Science and technology

Thailand and Vietnam lead the countries of the Lower Mekong in their adoption, accessibility and investment in science and technology, consistent with their position as the two most developed nations in the region.

Honglada Thoetkiattikul, an ASEAN-US science and technology fellow from Thailand, contributes to improving science-based policy-making in the region. Photo by Montakan Tanchaisawat, USAID. Licensed under CC BY-SA 4.0.

Honglada Thoetkiattikul, an ASEAN-US science and technology fellow from Thailand, contributes to improving science-based policy-making in the region. Photo by Montakan Tanchaisawat, USAID. Licensed under CC BY-SA 4.0.


Government policy

The ministries responsible for science and technology in the governments of the Lower Mekong have all published policies1 that cover the same general goals, such as:

  • Bringing social and economic benefits to the country
  • Making the best use of natural resources
  • Staying competitive in the region
  • Caring for the environment
  • Forging partnerships with private industry and other nations.

The World Economic Forum’s Global Competitiveness Index is compiled from data around 12 ‘pillars’, three of which have close relevance to science and technology: higher education and training, technological readiness and innovation. In the 2017–18 index, all the Lower Mekong countries (excluding Myanmar, which is not ranked) have much lower scores for these areas than their overall ranking.2 Cambodia, for example, ranks 94th overall out of 137 countries, yet is in 124th place for higher education and training. Thailand and Vietnam score 32nd and 55th overall, yet are 61st and 79th respectively for technological readiness. Strong scores in areas such as macroeconomic environment or labor market efficiency are undone by the poor technological rankings for each country.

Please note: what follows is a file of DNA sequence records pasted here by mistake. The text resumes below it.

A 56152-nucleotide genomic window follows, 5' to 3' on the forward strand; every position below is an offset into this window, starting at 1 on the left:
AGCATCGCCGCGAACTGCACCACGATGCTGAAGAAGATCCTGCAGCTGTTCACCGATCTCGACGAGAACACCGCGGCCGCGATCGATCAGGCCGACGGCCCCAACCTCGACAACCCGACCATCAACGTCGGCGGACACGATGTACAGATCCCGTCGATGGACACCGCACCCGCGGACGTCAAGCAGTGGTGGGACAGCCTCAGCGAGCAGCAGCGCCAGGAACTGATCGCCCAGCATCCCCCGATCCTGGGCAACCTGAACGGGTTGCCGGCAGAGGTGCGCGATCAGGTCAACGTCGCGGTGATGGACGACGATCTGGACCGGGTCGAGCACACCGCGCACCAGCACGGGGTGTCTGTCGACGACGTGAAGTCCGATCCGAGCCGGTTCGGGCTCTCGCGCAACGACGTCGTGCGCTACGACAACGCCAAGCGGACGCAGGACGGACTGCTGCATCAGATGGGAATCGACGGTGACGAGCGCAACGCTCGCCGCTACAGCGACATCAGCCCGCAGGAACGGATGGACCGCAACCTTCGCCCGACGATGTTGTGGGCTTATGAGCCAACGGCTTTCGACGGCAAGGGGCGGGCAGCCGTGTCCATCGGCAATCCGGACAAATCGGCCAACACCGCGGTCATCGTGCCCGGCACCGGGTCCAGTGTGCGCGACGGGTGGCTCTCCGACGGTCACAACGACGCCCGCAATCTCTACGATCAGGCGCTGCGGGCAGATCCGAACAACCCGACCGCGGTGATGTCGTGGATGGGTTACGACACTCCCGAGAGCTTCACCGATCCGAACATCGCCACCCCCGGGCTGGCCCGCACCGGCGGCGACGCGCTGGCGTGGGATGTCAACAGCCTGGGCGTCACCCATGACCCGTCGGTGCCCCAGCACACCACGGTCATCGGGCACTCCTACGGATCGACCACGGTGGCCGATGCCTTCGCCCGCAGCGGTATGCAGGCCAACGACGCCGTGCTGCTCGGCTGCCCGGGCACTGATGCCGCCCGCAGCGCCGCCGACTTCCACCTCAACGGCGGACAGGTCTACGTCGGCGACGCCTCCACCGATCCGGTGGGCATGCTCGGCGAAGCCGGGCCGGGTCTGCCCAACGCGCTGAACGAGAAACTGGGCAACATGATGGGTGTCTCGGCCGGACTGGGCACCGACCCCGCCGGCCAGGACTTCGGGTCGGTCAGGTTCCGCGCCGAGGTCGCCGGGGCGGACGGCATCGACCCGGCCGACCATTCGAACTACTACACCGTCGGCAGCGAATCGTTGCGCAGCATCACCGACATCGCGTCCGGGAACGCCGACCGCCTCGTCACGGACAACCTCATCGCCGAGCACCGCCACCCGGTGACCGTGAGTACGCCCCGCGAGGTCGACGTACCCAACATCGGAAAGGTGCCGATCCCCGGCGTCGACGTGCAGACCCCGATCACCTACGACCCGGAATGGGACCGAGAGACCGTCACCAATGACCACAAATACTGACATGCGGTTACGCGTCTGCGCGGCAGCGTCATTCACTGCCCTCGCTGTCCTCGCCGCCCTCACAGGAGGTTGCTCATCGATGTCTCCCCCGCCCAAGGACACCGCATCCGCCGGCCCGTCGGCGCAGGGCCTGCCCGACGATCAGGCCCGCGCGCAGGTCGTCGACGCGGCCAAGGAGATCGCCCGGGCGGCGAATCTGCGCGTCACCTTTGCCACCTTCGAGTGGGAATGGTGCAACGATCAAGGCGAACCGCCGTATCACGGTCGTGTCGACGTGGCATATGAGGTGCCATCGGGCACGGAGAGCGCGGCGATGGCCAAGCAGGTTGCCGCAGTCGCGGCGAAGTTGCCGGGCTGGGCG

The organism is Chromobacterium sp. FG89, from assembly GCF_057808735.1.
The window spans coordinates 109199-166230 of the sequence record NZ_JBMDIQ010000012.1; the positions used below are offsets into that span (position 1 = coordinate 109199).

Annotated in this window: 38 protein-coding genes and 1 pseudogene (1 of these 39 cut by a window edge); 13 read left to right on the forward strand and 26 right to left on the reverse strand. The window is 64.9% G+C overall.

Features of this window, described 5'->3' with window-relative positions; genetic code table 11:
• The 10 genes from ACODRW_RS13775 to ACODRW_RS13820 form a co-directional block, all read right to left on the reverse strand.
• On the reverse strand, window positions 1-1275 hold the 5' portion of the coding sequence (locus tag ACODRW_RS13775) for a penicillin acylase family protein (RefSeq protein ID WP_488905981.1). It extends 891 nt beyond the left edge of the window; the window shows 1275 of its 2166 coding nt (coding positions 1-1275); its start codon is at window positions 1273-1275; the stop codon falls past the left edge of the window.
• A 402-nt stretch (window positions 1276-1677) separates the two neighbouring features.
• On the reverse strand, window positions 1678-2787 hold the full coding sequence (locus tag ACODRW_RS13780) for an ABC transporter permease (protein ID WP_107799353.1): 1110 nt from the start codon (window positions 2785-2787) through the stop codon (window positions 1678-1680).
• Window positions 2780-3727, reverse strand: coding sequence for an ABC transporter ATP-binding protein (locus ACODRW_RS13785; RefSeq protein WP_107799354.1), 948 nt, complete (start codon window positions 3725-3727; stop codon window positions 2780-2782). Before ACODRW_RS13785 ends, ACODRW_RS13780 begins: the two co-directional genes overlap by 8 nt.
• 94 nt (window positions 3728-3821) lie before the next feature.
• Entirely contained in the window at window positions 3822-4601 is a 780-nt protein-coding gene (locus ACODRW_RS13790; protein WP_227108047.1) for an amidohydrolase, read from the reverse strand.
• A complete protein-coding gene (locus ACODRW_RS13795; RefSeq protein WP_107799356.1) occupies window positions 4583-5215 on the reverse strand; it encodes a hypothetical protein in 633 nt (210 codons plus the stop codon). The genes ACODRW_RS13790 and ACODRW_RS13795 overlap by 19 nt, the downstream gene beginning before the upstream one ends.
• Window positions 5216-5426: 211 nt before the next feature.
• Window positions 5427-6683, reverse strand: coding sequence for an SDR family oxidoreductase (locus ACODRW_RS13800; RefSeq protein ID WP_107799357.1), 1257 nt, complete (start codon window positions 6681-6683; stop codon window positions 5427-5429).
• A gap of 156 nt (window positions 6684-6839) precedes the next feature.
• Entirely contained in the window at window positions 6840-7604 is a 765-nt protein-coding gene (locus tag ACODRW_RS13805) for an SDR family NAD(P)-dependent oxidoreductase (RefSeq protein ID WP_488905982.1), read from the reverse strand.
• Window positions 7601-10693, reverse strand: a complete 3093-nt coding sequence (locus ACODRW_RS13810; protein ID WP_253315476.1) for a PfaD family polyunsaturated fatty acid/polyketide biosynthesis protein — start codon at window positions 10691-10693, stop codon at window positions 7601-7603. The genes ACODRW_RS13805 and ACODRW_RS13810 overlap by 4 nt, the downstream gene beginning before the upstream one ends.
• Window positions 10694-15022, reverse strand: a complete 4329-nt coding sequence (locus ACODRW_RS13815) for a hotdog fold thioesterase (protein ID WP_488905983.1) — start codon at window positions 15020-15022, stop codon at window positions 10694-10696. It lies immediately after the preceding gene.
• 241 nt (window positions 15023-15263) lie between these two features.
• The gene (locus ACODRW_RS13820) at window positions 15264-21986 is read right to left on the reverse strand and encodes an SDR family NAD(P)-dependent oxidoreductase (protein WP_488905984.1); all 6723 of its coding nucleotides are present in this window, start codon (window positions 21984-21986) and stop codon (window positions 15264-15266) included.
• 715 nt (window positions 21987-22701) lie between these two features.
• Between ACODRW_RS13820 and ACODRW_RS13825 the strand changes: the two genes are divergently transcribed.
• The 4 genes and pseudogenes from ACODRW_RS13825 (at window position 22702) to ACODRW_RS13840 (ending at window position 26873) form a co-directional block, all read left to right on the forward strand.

Sustainable Development Goal 9

Target 9.5: Enhance scientific research, upgrade the technological capabilities of industrial sectors ... including, by 2030, encouraging innovation and increasing the number of research and development workers per 1 million people.

Target 9.c: Significantly increase access to information and communications technology and strive to provide universal and affordable access to the Internet.

The targets under Goal 9 of the United Nations’ Sustainable Development Goals set some broad benchmarks of increasing research capabilities and spending, as well as access to technology.3 Given the current low base of these areas for most Lower Mekong countries, these targets should be achievable by 2030.


The ICT Development Index 20174 ranks countries on 11 indicators around use of and access to technology infrastructure and IT literacy. The scores (out of a possible 10) and rankings (out of 174 countries for 2017 and 167 for 2010) are shown below.

The index finds a strong association between economic development and development of information and communications technologies. The average index value for developed countries is 7.40 out of 10, while that for developing countries is 4.07.5

2017 rank

2017 score


2010 rank

2010 score


























Thailand had a rapid rise in world rankings for use and access to technology between 2010 and 2017. The country adopted a digital policy framework in 2014 which set targets for infrastructure development in both broadband and mobile networking.6

Source: ITU, Measuring the Information Society Report, 2016. Created by Open Development Mekong 2016, updated June 2017. Licensed under CC BY-SA 4.0.

Source: ITU, Measuring the Information Society Report, 2016. Created by Open Development Mekong March 2016, updated June 2017. Licensed under CC BY-SA 4.0.


While Vietnam had the most affordable fixed broadband in the region in 2015, Thailand had by far the fastest speeds, offering 10 megabits per second (Mbit/s), compared to Vietnam’s 2.5 Mbit/s, Cambodia’s 4 Mbit/s and Laos’ and Myanmar’s 0.5 Mbit/s.7

Other technologies